science

Scientists are confused by new discoveries in the mysterious dark matter of the universe

WASHINGTON (Reuters) – The dark matter that makes up the vast majority of galaxies, including our own galaxy, is once again baffling scientists with new observations of distant galaxies that contradict current understanding of its nature.

Rated NASA / ESA Hubble Space Telescope image shows the largest galaxy cluster MACSJ 1206. NASA / ESA / G. Caminha (University of Groningen), m. Menegetty (Bologna Astronomical and Space Science Laboratory), b. Natarajan (Yale University) / The Clash Group and M.Sc. Via Cornmeaser / ESA / Hubble / Manual REUTERS

Research released this week revealed an unexpected discrepancy between theoretical computer simulations of observing the concentrations of dark matter in three massive clusters of galaxies containing trillions of stars and how dark matter should be distributed.

“We have made a fundamental misconception about the nature of a substance or a dark matter in simulations,” Priyamwada Natarajan, an astronomer at Yale University, said Friday, co-author of the study published in the journal Science.

The dark matter is the invisible glue that holds the stars together within a galaxy. It also creates an invisible scaffold, which helps to form clusters of galaxies. But it has very strange properties. It does not emit, absorb or reflect light and does not interact with any known particles.

The vast majority of matter in the universe, about 96%, with ordinary matter – is considered to be the dark matter – the visible things that make up stars, planets and people – just 4%.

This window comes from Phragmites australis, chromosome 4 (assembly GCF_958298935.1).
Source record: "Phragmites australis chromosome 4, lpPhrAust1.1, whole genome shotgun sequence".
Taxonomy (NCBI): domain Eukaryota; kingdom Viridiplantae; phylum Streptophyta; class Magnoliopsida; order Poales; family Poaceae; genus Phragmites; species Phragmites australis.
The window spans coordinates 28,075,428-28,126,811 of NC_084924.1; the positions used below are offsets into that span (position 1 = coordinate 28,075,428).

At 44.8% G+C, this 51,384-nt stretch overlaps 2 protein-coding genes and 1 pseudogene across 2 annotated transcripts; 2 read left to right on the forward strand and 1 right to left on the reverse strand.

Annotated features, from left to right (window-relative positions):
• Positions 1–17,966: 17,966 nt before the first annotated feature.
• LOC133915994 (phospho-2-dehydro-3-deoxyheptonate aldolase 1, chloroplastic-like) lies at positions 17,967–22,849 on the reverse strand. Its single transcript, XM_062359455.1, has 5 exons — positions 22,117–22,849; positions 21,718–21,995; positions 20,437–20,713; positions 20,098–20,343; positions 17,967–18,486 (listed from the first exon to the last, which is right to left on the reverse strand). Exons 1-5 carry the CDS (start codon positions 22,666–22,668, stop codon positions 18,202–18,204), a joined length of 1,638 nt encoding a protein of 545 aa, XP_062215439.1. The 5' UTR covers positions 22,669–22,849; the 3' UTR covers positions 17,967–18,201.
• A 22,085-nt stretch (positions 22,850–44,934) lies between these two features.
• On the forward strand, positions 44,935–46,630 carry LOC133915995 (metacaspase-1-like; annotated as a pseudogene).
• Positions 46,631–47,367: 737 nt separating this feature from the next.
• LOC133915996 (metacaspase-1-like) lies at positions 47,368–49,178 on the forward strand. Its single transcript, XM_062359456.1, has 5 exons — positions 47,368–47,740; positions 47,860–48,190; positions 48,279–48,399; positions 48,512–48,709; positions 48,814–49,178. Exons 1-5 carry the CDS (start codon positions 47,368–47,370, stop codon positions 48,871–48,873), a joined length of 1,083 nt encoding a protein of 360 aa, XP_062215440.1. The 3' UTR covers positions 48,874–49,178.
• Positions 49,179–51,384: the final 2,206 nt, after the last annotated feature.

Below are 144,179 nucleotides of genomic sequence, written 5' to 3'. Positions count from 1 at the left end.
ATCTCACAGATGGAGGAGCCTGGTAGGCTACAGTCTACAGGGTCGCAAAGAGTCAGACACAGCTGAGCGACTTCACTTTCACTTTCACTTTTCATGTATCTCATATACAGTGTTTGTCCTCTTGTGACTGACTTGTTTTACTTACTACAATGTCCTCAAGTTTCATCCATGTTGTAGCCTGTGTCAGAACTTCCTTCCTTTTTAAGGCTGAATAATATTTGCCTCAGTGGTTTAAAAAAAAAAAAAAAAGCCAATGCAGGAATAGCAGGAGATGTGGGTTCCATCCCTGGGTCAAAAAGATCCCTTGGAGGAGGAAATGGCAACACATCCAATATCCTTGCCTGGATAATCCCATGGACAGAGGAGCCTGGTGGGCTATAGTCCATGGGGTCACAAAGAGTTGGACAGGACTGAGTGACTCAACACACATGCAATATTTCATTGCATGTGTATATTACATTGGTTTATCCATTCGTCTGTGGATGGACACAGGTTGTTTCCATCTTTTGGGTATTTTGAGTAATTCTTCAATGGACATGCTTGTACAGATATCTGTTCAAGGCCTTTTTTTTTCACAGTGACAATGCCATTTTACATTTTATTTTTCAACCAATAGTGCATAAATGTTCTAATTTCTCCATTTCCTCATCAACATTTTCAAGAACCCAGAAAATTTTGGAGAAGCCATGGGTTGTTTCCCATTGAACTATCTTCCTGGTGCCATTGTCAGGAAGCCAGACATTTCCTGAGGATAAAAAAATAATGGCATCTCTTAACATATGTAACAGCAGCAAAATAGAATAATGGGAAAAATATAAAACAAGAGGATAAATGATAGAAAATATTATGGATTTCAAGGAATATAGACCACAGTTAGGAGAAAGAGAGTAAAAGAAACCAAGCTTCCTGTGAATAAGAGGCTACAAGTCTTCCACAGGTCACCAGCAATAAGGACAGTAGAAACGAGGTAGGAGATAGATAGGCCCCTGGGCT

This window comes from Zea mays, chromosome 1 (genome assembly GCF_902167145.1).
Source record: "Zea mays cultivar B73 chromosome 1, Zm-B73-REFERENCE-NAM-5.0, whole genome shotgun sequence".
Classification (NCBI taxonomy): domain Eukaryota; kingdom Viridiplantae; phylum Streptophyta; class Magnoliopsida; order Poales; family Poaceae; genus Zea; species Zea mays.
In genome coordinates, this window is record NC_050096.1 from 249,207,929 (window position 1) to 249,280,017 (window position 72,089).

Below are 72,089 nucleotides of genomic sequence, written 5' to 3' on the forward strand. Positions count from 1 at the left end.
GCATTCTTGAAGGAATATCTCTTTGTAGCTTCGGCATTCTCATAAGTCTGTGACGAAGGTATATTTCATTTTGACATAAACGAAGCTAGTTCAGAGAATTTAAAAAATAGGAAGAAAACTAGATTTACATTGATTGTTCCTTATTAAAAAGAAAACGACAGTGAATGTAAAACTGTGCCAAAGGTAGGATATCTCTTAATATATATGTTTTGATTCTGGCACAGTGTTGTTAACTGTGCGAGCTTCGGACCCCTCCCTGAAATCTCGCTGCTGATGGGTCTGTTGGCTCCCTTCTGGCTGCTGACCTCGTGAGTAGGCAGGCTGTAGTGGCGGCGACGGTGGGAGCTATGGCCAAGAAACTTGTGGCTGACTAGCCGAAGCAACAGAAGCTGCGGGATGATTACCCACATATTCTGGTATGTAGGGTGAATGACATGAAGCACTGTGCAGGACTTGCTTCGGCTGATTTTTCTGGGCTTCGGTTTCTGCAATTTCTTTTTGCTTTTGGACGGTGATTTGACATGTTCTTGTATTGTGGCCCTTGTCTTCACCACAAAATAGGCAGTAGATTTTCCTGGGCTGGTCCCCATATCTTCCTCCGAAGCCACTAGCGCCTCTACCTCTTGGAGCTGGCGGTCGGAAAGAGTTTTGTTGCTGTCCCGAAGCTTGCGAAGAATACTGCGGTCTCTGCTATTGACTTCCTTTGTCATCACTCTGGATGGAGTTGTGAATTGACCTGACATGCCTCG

The existence of a dark object is known only by its gravitational pull in matter visible in space. It differs from the similarly intriguing and unseen dark energy, which is considered the property of space and drives the rapid expansion of the universe. Dark energy is repellent. The dark matter attracts by gravity.

The new study included observations from the Hubble Space Telescope and the European Southern Laboratory’s largest telescope in Chile.

When light from distant sources, such as distant galaxies, travels through another galaxy or a cluster of them, the light is deflected and bent – this is called “gravitational lensing”, by astronomer and leading author of the study Astronomer Massimo Menekaville and spacecraft. National Institute of Astrophysics.

New observations have shown that the gravitational lensing effects created by galaxies inhabiting large galaxies are much stronger than the current theory of dark objects, indicating the unexpected concentration of dark matter in these galaxies.

“It’s so amazing,” Menaketti said.

Will Dunham Report; Editing by Sandra Malor

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